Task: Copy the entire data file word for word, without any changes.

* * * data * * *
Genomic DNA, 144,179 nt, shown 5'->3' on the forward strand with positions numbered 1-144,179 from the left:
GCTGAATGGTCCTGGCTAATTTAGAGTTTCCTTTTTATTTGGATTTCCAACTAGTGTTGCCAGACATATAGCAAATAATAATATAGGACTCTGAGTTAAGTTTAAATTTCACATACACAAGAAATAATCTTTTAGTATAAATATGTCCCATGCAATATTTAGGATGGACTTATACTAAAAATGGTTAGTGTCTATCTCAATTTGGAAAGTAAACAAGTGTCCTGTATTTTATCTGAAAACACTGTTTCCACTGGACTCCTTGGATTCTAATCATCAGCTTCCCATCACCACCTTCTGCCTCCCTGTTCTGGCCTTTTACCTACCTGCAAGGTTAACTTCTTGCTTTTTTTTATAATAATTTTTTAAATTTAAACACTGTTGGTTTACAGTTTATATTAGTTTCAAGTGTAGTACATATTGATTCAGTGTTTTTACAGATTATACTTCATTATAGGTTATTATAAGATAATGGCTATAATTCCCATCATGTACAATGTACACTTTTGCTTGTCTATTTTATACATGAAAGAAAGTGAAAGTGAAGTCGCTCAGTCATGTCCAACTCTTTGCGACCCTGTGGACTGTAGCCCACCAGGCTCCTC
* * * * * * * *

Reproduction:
Genomic DNA, 144,179 nt, shown 5'->3' on the forward strand with positions numbered 1-144,179 from the left:
GCTGAATGGTCCTGGCTAATTTAGAGTTTCCTTTTTATTTGGATTTCCAACTAGTGTTGCCAGACATATAGCAAATAATAATATAGGACTCTGAGTTAAGTTTAAATTTCACATACACAAGAAATAATCTTTTAGTATAAATATGTCCCATGCAATATTTAGGATGGACTTATACTAAAAATGGTTAGTGTCTATCTCAATTTGGAAAGTAAACAAGTGTCCTGTATTTTATCTGAAAACACTGTTTCCACTGGACTCCTTGGATTCTAATCATCAGCTTCCCATCACCACCTTCTGCCTCCCTGTTCTGGCCTTTTACCTACCTGCAAGGTTAACTTCTTGCTTTTTTTTATAATAATTTTTTAAATTTAAACACTGTTGGTTTACAGTTTATATTAGTTTCAAGTGTAGTACATATTGATTCAGTGTTTTTACAGATTATACTTCATTATAGGTTATTATAAGATAATGGCTATAATTCCCATCATGTACAATGTACACTTTTGCTTGTCTATTTTATACATGAAAGAAAGTGAAAGTGAAGTCGCTCAGTCATGTCCAACTCTTTGCGACCCTGTGGACTGTAGCCCACCAGGCTCCTC